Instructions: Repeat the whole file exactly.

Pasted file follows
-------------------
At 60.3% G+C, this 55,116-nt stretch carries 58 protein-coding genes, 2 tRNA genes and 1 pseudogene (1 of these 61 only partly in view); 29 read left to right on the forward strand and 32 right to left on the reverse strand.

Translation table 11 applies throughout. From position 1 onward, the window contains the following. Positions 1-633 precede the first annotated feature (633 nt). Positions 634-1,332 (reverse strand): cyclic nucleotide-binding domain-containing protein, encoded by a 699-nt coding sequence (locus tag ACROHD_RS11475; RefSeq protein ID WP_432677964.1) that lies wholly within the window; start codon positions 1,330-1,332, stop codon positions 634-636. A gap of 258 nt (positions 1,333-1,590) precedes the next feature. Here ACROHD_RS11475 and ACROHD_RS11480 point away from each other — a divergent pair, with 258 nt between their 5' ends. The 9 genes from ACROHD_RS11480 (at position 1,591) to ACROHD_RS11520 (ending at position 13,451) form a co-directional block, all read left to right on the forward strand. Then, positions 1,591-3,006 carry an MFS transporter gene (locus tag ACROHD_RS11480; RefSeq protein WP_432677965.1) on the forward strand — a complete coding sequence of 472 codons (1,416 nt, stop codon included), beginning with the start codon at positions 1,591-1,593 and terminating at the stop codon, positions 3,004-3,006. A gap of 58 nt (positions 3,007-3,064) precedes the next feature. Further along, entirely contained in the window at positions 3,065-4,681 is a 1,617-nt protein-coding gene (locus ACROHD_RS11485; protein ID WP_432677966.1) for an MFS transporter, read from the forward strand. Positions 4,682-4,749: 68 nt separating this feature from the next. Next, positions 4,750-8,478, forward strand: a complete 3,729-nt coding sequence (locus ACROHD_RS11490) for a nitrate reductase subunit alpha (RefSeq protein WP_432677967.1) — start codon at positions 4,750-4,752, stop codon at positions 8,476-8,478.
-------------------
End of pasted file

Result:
At 60.3% G+C, this 55,116-nt stretch carries 58 protein-coding genes, 2 tRNA genes and 1 pseudogene (1 of these 61 only partly in view); 29 read left to right on the forward strand and 32 right to left on the reverse strand.

Translation table 11 applies throughout. From position 1 onward, the window contains the following. Positions 1-633 precede the first annotated feature (633 nt). Positions 634-1,332 (reverse strand): cyclic nucleotide-binding domain-containing protein, encoded by a 699-nt coding sequence (locus tag ACROHD_RS11475; RefSeq protein ID WP_432677964.1) that lies wholly within the window; start codon positions 1,330-1,332, stop codon positions 634-636. A gap of 258 nt (positions 1,333-1,590) precedes the next feature. Here ACROHD_RS11475 and ACROHD_RS11480 point away from each other — a divergent pair, with 258 nt between their 5' ends. The 9 genes from ACROHD_RS11480 (at position 1,591) to ACROHD_RS11520 (ending at position 13,451) form a co-directional block, all read left to right on the forward strand. Then, positions 1,591-3,006 carry an MFS transporter gene (locus tag ACROHD_RS11480; RefSeq protein WP_432677965.1) on the forward strand — a complete coding sequence of 472 codons (1,416 nt, stop codon included), beginning with the start codon at positions 1,591-1,593 and terminating at the stop codon, positions 3,004-3,006. A gap of 58 nt (positions 3,007-3,064) precedes the next feature. Further along, entirely contained in the window at positions 3,065-4,681 is a 1,617-nt protein-coding gene (locus ACROHD_RS11485; protein ID WP_432677966.1) for an MFS transporter, read from the forward strand. Positions 4,682-4,749: 68 nt separating this feature from the next. Next, positions 4,750-8,478, forward strand: a complete 3,729-nt coding sequence (locus ACROHD_RS11490) for a nitrate reductase subunit alpha (RefSeq protein WP_432677967.1) — start codon at positions 4,750-4,752, stop codon at positions 8,476-8,478.